Admitting to para. 10 of the NOCC is just plain weird, given that it paints JY as a crazy screaming person.

Division 2
This is where the defendant sets out their version of the facts alleged in the NOCC and denied by the defendant. They must refer to the paragraphs they listed above as being denied. This is not where you raise legal arguments or new facts. Most responses just contain a denial and says the plaintiff must prove everything and raises defences. Things that are not set out in the pleadings

Paragraph 1 doesn’t address Ms. Hamm’s allegation of defamation. It’s also not true, which is a poor start. Voyeurism isn’t sexual assault, though it’s still a crime. “Level 1 assault” isn’t a legal term, though it’s a sort of shorthand in the criminal-justice system. The rest is a counterclaim. Paragraph 7 is alleging that the defamatory statements are true.

A lot of this is evidence, not material facts. The distinction is complicated. A judge will tell JY what to remove and he will have one chance to amend and resubmit (self-represented litigants sometimes get a second chance). If the Response isn’t properly amended, the judge will strike out anything that shouldn’t be in the Response. The Response would be utterly hollow and would also stop JY from raising a lot of the issues at trial.

Division 3

This is for additional facts. JY should be setting out the facts that, if believed, would successfully prove a defence like truth or privilege. He should not be citing case law here, though the citations he makes are the correct cases.

Paragraphs 1-14 are a counterclaim and need to be filed as a counterclaim. JY would probably get away with filing the counterclaim after the usual 21-day deadline. The basis for the putative counterclaim seems to be a combination of defamation and violation of privacy.

Paragraph 14 claims that his “stellar reputation” has been tarnished by Ms. Hamm. I will leave that description for the reader to ponder.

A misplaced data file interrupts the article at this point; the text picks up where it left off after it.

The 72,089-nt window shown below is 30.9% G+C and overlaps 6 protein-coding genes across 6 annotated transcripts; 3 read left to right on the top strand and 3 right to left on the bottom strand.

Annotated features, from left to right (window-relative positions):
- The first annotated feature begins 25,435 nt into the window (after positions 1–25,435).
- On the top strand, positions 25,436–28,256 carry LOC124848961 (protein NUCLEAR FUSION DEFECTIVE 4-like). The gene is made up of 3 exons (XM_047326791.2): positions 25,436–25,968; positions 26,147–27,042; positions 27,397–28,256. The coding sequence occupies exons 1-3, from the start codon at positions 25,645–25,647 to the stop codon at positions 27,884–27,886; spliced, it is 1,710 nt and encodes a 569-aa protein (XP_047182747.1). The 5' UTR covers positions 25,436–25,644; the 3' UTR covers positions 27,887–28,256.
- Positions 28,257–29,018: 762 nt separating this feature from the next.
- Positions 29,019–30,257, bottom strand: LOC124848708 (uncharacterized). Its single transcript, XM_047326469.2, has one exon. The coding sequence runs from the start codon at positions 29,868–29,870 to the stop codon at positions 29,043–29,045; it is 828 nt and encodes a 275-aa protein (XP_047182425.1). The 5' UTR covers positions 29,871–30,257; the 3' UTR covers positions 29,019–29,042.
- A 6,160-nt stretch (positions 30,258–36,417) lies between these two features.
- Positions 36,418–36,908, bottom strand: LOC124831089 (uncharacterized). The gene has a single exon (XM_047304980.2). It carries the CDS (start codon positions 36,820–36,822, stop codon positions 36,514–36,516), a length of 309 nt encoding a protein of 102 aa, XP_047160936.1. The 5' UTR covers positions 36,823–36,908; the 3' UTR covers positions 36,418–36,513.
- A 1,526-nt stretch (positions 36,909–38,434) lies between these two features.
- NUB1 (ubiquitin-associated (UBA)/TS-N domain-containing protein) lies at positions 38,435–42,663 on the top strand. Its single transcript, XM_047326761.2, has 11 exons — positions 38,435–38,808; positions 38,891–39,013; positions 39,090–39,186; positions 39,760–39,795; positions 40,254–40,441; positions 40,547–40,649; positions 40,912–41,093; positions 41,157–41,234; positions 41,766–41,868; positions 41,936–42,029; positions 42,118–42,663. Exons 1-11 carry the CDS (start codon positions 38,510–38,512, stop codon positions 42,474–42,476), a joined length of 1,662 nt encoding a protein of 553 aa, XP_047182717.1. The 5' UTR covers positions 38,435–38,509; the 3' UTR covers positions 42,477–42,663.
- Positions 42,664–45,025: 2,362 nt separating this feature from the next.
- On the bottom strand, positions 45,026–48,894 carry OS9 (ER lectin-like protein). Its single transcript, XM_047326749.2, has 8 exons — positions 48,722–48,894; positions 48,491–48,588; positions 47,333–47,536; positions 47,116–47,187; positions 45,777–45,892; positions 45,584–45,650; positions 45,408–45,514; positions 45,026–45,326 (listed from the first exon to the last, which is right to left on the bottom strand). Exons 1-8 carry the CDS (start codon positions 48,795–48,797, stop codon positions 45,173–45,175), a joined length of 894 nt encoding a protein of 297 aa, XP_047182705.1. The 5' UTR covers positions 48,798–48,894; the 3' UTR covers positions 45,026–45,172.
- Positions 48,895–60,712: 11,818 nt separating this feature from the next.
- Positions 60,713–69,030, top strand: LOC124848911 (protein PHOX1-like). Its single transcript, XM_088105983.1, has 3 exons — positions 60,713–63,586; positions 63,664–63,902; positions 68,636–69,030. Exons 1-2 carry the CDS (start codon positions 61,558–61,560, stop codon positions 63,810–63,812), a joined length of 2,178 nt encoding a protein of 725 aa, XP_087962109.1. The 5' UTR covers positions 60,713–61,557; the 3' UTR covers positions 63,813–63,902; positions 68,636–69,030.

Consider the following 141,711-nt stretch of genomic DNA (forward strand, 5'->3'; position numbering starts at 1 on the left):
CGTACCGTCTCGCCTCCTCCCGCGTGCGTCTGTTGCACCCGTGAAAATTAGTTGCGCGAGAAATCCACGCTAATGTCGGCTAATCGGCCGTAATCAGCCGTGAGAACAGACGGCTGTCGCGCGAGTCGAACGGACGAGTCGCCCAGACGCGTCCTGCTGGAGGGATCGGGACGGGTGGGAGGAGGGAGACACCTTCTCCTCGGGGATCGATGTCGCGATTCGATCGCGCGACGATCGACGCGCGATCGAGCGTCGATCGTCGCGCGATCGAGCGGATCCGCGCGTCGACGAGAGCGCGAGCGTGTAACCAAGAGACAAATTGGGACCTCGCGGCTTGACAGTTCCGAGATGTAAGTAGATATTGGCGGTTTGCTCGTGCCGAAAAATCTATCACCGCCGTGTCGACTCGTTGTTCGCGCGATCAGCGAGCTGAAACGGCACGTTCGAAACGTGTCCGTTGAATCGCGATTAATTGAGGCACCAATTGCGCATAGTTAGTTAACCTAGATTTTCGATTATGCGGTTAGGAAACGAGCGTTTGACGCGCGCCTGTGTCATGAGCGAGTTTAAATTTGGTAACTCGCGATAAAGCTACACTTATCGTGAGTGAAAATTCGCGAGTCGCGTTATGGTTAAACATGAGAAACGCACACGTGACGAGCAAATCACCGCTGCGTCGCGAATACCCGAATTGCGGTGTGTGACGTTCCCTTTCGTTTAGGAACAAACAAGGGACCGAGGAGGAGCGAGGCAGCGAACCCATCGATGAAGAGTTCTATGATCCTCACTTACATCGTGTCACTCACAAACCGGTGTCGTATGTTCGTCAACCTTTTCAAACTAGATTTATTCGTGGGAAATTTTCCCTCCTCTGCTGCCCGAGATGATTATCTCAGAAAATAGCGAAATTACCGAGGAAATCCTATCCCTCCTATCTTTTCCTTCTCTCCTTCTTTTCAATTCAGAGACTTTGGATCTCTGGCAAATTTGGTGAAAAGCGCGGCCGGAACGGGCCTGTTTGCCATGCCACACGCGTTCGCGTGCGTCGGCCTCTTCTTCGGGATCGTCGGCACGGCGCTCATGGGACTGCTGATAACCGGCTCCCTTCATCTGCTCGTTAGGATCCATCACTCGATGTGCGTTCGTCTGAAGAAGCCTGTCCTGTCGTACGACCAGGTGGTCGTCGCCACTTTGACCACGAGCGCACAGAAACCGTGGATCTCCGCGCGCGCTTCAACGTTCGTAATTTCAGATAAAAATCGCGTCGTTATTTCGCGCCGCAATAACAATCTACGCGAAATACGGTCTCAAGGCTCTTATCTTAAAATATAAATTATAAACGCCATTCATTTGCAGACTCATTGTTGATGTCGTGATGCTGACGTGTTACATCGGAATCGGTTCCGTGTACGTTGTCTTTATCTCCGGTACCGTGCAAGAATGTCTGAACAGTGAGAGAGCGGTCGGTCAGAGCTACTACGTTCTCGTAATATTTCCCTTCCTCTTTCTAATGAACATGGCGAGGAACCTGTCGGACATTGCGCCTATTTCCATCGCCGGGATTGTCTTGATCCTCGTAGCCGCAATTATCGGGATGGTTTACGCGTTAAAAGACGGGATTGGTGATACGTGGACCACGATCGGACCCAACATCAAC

Paragraphs 15 and 16 claim damages that, again, should be in the counterclaim. JY demands extra damages for being a “transgendered woman” without an explanation. General damages compensate the plaintiff; they do not punish the defendant. The -ed suffix is also seen as derogatory by many transgender people, which shows how deeply JY is involved in trans activism.

JY is claiming aggravated and punitive damages in paras. 16 and 19. Can you guess where these claims should be instead? JY attempts to set out the legal tests for these classes of damages but doesn’t plead any material facts.

Part 2 – Relief sought

JY did this correctly, though you would usually write “NIL” on the lines.

Part 3 – Legal Basis

Pritchard would support his counterclaim. However, JY doesn’t cite anything that would offer a defence for defamation. JY instead tries to summarize his defences. As mentioned above, he cannot prove his allegations are true, because they are not. The sheriff’s phone search also discredits JY’s allegation.

There is no “free speech right” to post defamatory information. The Supreme Court of Canada has been very clear that freedom of expression is not a defence to defamation. It can affect the analysis of two other defences to defamation, but neither are remotely applicable to JY.

JY is half-correct in saying that it is not defamatory to report a crime. This is covered by qualified privilege, which protects a “duty to warn”. This applies to things like police reports and job references. However, it generally does not apply to Twitter postings. Qualified privilege doesn’t apply when the defendant acts with malice, of which JY seems to have plenty.

Summary

JY’s Response is not actually a response. It is mostly a counterclaim, which needs to be filed separately. The parts that respond to Ms. Hamm’s NOCC frequently admit liability, improperly include evidence and irrelevant information, are miscategorized, or are utterly incomprehensible